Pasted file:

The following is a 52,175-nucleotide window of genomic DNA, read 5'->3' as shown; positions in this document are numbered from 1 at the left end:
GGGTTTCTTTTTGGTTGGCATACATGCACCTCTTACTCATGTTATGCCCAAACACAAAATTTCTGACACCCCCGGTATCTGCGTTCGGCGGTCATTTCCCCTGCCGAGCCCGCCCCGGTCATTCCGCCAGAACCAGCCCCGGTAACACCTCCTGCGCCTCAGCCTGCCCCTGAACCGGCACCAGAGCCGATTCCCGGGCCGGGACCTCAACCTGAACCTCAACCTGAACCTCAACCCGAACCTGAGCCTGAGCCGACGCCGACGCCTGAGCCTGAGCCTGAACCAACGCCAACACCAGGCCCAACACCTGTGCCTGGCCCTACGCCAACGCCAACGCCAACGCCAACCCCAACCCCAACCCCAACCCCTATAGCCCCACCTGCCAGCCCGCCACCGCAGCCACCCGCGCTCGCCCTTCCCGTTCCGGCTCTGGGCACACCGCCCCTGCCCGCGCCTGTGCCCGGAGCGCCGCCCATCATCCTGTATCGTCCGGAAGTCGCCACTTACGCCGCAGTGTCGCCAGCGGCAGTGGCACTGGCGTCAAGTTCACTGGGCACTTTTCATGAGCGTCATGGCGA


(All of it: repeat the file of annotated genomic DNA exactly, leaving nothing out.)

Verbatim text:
The following is a 52,175-nucleotide window of genomic DNA, read 5'->3' as shown; positions in this document are numbered from 1 at the left end:
GGGTTTCTTTTTGGTTGGCATACATGCACCTCTTACTCATGTTATGCCCAAACACAAAATTTCTGACACCCCCGGTATCTGCGTTCGGCGGTCATTTCCCCTGCCGAGCCCGCCCCGGTCATTCCGCCAGAACCAGCCCCGGTAACACCTCCTGCGCCTCAGCCTGCCCCTGAACCGGCACCAGAGCCGATTCCCGGGCCGGGACCTCAACCTGAACCTCAACCTGAACCTCAACCCGAACCTGAGCCTGAGCCGACGCCGACGCCTGAGCCTGAGCCTGAACCAACGCCAACACCAGGCCCAACACCTGTGCCTGGCCCTACGCCAACGCCAACGCCAACGCCAACCCCAACCCCAACCCCAACCCCTATAGCCCCACCTGCCAGCCCGCCACCGCAGCCACCCGCGCTCGCCCTTCCCGTTCCGGCTCTGGGCACACCGCCCCTGCCCGCGCCTGTGCCCGGAGCGCCGCCCATCATCCTGTATCGTCCGGAAGTCGCCACTTACGCCGCAGTGTCGCCAGCGGCAGTGGCACTGGCGTCAAGTTCACTGGGCACTTTTCATGAGCGTCATGGCGA